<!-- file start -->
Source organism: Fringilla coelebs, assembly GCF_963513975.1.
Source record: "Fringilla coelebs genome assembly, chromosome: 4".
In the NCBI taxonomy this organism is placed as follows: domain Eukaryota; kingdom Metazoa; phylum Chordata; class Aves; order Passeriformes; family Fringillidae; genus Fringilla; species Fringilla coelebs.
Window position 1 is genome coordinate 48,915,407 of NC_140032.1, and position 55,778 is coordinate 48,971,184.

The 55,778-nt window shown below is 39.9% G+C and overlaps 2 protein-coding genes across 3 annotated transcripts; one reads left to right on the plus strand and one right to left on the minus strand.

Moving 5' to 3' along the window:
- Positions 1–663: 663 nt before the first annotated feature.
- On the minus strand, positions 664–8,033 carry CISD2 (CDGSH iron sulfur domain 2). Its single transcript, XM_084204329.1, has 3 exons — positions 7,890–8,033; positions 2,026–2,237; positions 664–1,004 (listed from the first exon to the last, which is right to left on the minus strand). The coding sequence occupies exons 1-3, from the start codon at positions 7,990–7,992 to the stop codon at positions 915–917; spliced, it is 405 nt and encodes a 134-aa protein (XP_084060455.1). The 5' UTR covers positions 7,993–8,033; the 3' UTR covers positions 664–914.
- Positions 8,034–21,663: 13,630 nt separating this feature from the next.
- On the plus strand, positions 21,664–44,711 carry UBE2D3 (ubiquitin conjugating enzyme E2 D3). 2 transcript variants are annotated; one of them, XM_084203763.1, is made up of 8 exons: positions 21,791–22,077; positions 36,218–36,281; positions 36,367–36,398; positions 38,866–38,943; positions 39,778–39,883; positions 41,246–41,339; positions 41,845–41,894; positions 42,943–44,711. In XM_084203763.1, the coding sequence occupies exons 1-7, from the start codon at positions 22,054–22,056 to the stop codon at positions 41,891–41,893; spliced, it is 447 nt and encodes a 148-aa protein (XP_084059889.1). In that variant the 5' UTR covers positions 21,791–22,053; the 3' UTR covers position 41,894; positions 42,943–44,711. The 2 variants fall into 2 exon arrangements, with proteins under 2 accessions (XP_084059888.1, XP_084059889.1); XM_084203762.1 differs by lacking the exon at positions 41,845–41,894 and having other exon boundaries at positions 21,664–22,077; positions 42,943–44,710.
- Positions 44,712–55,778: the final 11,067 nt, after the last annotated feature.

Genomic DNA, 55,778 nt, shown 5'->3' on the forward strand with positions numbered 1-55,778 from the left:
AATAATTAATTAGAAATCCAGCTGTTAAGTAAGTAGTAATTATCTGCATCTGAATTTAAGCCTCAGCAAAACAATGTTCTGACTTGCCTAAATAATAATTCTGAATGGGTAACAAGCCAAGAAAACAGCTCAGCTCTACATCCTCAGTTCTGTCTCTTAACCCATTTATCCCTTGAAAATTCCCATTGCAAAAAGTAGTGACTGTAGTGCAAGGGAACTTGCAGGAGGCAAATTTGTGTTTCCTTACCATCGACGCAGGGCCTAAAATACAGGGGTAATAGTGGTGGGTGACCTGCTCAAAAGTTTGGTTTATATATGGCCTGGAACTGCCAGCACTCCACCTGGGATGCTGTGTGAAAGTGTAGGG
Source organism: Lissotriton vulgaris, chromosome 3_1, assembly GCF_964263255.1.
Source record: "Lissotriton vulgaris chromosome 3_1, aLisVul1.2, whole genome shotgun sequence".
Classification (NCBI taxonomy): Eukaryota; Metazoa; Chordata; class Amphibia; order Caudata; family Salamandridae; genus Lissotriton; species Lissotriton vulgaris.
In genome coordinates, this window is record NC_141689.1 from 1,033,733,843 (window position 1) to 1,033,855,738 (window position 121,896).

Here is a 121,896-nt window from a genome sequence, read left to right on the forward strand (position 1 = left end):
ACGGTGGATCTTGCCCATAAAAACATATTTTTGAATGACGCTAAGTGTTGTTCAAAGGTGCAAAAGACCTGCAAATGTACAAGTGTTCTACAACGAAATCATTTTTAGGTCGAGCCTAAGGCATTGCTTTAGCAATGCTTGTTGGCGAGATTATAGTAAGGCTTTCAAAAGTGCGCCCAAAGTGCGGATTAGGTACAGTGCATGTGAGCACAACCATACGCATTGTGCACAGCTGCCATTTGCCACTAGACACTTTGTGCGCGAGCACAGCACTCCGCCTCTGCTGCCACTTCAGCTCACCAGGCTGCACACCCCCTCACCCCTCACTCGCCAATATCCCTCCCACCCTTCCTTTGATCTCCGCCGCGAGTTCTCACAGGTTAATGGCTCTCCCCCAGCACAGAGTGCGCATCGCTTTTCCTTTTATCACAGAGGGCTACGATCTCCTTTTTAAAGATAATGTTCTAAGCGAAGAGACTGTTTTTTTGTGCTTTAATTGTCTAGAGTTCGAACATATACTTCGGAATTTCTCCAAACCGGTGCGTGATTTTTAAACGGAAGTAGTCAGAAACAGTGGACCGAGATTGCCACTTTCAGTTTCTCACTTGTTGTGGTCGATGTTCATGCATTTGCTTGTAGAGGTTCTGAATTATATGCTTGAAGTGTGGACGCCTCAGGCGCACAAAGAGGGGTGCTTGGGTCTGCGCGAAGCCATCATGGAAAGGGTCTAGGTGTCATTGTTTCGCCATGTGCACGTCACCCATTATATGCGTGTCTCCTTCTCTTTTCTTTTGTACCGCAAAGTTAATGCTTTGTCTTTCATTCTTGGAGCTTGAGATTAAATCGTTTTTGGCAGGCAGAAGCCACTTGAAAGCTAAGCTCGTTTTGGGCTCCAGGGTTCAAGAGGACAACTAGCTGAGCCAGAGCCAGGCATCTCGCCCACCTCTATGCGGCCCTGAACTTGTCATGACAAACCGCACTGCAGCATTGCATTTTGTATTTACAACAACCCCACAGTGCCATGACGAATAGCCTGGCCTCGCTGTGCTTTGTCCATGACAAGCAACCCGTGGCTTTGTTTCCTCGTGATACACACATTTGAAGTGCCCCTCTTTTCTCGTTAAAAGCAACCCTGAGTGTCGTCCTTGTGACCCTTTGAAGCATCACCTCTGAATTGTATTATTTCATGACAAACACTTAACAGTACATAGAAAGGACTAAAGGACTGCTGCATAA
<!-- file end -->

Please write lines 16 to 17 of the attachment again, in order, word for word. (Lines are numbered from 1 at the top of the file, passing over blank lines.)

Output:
Classification (NCBI taxonomy): Eukaryota; Metazoa; Chordata; class Amphibia; order Caudata; family Salamandridae; genus Lissotriton; species Lissotriton vulgaris.
In genome coordinates, this window is record NC_141689.1 from 1,033,733,843 (window position 1) to 1,033,855,738 (window position 121,896).